Moving to track 6 "Morning Mist" easily proved to me that my recent moving to ribbon tweeters is well-founded, as the Air Motion tweeters and oversampling of the Scorpio did it all could for this 16-bit/44kHz recording. The wind chimes and bell sound are virtually the same instruments here in my percussion setup, so I can hear the actual live instrument and make a comparison directly. And yes for the record I did record my bells/chimes, burned it to a CD and to my ears the limiting factor is, frankly, the normal limitation of 16-bit/44kHz. Bypassing the CD player and going directly from my 24-bit/192kHz recording on my TASCAM to the Atilla yielded more accurate uppermost frequency extension. While I could criticize the CD player, the fact is no matter how good the recording or oversampling technique, one is limited to some extent by the quality of the source.
Using an older DAC i have here that does not have oversampling showed my that the highs were a touch more limited, so the special upsampling technique used by the Scorpio CD does help extend the highs in a natural sounding way. Since designer Flemming E. Rasmussen has worked with recording studio engineers, it is great that this system can produce such accuracy to the extent you can easily hear both the good and less than optimal source.
Speaking of accuracy, allow me to expand on this before I move on to other recordings. How does an audiophile define accuracy? Webster's Dictionary says that accuracy is "The state of being accurate; freedom from mistakes, this exemption arising from carefulness; exact conformity to truth, or to a rule or model; exactness; nicety; correctness". Accuracy is not the common misconception that all tubes amplifiers sound euphoric or that all solid-state units are anemic. The truth is exactly that, the proverbial straight wire with gain. Great recordings are not enhanced via richer tonality or deeper/wide soundscape, nor does a lackluster recording become more listenable. The computer geek in me falls back on the old saying "garbage in = garbage out" mantra. To my ears, it was obvious after the system settled in that what my ears were hearing was very close to what was on the source signal.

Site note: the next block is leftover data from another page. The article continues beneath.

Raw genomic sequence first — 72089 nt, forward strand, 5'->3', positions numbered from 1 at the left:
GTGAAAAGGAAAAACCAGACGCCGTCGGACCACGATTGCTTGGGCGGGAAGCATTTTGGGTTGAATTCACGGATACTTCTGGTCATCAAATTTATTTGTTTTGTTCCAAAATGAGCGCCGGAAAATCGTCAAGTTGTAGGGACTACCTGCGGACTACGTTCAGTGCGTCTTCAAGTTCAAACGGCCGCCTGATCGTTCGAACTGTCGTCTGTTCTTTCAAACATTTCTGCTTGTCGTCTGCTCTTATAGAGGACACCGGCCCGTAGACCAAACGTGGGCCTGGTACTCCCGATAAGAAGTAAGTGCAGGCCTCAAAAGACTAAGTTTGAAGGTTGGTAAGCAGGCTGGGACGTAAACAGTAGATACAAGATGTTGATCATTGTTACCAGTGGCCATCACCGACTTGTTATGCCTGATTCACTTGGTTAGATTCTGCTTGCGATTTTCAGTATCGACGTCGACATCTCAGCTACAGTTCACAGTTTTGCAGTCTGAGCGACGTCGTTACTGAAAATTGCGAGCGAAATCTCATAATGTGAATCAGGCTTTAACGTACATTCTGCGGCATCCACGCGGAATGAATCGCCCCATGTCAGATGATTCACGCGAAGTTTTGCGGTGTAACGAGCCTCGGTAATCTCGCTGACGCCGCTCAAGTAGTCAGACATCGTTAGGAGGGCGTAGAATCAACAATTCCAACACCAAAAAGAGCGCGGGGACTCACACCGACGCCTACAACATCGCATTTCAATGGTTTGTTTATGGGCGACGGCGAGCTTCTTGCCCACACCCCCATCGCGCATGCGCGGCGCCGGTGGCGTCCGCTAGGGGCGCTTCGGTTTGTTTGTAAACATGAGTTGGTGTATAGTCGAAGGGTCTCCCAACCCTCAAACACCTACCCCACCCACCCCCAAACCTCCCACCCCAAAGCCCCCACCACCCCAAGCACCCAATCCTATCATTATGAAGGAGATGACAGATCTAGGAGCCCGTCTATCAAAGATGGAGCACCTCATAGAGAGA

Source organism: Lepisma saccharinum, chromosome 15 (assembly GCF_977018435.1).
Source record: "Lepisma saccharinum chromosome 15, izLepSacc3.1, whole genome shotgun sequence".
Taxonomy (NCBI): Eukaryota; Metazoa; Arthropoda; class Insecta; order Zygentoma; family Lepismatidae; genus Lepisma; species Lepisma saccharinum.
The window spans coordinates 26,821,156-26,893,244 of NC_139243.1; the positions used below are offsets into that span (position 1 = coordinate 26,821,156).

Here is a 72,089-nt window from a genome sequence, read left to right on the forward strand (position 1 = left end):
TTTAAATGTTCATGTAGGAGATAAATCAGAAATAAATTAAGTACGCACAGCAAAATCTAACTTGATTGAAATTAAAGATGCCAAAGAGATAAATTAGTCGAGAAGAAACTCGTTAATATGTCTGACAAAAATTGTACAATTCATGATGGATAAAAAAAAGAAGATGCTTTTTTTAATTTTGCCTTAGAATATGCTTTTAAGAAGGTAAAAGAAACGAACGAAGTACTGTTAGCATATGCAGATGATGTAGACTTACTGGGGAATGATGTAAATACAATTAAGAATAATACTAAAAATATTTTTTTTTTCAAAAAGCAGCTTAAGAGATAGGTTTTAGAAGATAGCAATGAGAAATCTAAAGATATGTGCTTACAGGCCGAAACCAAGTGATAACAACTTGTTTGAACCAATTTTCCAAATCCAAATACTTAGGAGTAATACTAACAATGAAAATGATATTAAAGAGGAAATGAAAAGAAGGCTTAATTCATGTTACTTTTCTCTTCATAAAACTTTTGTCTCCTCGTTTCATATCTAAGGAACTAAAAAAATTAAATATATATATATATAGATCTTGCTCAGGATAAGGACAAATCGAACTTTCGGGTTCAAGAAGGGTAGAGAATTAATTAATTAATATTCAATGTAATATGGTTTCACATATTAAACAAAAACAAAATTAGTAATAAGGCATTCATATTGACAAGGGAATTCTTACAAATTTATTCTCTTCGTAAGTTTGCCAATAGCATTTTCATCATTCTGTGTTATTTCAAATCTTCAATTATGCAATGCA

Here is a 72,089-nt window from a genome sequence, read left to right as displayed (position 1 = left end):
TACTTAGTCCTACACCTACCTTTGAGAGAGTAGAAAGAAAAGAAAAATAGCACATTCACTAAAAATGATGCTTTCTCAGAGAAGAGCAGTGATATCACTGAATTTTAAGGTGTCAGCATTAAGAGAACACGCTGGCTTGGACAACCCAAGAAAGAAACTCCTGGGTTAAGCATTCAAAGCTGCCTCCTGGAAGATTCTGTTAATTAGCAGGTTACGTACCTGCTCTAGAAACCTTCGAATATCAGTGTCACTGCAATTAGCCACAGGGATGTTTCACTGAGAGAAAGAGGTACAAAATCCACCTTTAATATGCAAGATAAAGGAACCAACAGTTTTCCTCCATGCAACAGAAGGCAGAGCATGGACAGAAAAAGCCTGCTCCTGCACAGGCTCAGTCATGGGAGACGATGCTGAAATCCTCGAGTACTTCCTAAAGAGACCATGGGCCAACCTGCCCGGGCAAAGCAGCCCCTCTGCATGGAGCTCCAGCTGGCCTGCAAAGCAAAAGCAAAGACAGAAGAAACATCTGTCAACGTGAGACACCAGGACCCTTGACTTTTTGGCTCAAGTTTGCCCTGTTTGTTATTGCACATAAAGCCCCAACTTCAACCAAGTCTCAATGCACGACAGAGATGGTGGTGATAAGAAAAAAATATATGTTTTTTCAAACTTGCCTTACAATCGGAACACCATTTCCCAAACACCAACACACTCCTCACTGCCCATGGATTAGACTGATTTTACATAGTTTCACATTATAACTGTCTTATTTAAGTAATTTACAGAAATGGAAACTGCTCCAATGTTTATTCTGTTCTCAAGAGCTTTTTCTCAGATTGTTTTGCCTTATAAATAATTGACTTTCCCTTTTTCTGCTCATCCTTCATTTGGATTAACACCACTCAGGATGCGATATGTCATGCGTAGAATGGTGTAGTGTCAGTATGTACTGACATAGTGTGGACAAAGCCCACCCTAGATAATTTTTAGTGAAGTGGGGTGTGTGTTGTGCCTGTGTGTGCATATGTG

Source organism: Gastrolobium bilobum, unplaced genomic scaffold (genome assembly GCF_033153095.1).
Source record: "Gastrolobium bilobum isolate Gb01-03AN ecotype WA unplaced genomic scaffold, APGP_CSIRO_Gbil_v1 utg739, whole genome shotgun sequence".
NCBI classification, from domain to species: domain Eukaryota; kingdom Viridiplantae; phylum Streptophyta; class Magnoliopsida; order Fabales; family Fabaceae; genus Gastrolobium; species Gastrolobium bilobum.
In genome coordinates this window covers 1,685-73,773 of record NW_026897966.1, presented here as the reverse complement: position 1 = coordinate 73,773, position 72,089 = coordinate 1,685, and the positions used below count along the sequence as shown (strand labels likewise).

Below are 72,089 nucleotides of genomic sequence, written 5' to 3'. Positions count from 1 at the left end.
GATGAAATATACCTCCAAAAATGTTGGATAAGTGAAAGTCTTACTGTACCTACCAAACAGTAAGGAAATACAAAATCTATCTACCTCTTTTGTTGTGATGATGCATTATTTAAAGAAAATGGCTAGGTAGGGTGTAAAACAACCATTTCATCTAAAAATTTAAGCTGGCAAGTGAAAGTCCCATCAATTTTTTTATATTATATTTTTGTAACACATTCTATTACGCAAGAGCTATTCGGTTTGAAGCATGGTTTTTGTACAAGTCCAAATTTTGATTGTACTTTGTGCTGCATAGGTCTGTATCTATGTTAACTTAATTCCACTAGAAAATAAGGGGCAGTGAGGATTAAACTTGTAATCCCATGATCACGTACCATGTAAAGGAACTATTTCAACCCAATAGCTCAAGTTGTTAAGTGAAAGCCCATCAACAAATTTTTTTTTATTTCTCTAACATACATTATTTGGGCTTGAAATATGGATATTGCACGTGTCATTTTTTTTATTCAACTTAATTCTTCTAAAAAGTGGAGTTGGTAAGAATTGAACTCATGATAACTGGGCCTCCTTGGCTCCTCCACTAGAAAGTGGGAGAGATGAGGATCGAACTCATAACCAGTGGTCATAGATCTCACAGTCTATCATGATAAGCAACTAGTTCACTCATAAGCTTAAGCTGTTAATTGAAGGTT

It is not just tonal balance and soundscape, there is also the signal's 'speed' and 'brakes'. Engineers would call this rise time and settling. How accurately can the system properly produce the signal from the very first moment of the initial sound all the way through to the natural decay? And then there is pace/timing, some call it the boogie or 'tap your toes' factor. On that note I shall move my listening impressions right along to Kraftwerk.
If you ever really want to hear signal speed, then perhaps the remastered Kraftwerk album The Mix [Elektra / WEA B000002H7C] might be just what the doctor ordered. Sure this is not one of those 'audiophile approved' minimally mic'ed albums, yet if you desire stunningly fast hoops to have a system jump through then this makes a good choice… plus it is very well known music. Yes indeed, the Gryphon Audio Design components have very fast transient speed and excellent rhythm and timing. From around 60 Hz on up everything really comes and go fast! While the two per speaker 6.5-inch drivers do a great job, they simply miss out on the very deep bass support. The Mojo speakers do make a small try at it, yet if you turn the volume up to very high levels they simply can not quite keep up.
Please understand as a reviewer it is my job to go to extremes, and so the volume levels I am discussing here are very high and very much beyond anything that would be considered normal levels. At normal to a touch higher all is fine and grooves along quite nicely. If you are expecting 'home theater' explosion bass, then a subwoofer or Gryphon's larger floorstanders will easily suffice.
As stated earlier, my listening room is also quiet large and measures 24 feet wide by 16 feet deep and 10 feet high. As such, my room is simply too large for the four 6.5-inch drivers to fully 'load' in the deep bass region (hint to Flemming, perhaps the next review can be those gorgeous large floorstanders I have seen at shows).